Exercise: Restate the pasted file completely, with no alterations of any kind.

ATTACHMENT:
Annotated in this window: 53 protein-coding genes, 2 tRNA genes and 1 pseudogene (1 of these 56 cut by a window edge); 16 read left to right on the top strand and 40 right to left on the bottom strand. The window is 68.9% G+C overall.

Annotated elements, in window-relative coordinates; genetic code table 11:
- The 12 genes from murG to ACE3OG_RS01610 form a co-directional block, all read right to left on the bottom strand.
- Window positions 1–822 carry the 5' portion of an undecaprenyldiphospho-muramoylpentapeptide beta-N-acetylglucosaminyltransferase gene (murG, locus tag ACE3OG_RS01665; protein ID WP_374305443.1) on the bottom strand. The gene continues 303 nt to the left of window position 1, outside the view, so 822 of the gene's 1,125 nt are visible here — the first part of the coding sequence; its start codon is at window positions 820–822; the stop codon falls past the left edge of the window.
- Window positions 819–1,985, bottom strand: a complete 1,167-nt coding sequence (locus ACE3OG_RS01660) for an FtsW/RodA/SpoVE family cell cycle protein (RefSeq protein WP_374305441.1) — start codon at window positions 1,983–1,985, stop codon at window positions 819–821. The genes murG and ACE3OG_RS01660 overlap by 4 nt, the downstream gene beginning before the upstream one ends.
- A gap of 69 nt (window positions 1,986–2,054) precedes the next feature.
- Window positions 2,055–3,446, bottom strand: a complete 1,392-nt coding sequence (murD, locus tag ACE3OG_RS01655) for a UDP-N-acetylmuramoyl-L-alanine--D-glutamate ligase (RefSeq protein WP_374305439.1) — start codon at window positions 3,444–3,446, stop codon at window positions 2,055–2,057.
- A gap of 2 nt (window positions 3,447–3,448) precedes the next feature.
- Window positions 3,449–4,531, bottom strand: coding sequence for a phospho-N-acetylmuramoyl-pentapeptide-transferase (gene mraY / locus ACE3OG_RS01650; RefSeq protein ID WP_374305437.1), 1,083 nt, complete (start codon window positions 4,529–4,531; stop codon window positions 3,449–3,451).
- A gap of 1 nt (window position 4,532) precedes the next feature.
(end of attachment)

Annotated in this window: 53 protein-coding genes, 2 tRNA genes and 1 pseudogene (1 of these 56 cut by a window edge); 16 read left to right on the top strand and 40 right to left on the bottom strand. The window is 68.9% G+C overall.

Annotated elements, in window-relative coordinates; genetic code table 11:
- The 12 genes from murG to ACE3OG_RS01610 form a co-directional block, all read right to left on the bottom strand.
- Window positions 1–822 carry the 5' portion of an undecaprenyldiphospho-muramoylpentapeptide beta-N-acetylglucosaminyltransferase gene (murG, locus tag ACE3OG_RS01665; protein ID WP_374305443.1) on the bottom strand. The gene continues 303 nt to the left of window position 1, outside the view, so 822 of the gene's 1,125 nt are visible here — the first part of the coding sequence; its start codon is at window positions 820–822; the stop codon falls past the left edge of the window.
- Window positions 819–1,985, bottom strand: a complete 1,167-nt coding sequence (locus ACE3OG_RS01660) for an FtsW/RodA/SpoVE family cell cycle protein (RefSeq protein WP_374305441.1) — start codon at window positions 1,983–1,985, stop codon at window positions 819–821. The genes murG and ACE3OG_RS01660 overlap by 4 nt, the downstream gene beginning before the upstream one ends.
- A gap of 69 nt (window positions 1,986–2,054) precedes the next feature.
- Window positions 2,055–3,446, bottom strand: a complete 1,392-nt coding sequence (murD, locus tag ACE3OG_RS01655) for a UDP-N-acetylmuramoyl-L-alanine--D-glutamate ligase (RefSeq protein WP_374305439.1) — start codon at window positions 3,444–3,446, stop codon at window positions 2,055–2,057.
- A gap of 2 nt (window positions 3,447–3,448) precedes the next feature.
- Window positions 3,449–4,531, bottom strand: coding sequence for a phospho-N-acetylmuramoyl-pentapeptide-transferase (gene mraY / locus ACE3OG_RS01650; RefSeq protein ID WP_374305437.1), 1,083 nt, complete (start codon window positions 4,529–4,531; stop codon window positions 3,449–3,451).
- A gap of 1 nt (window position 4,532) precedes the next feature.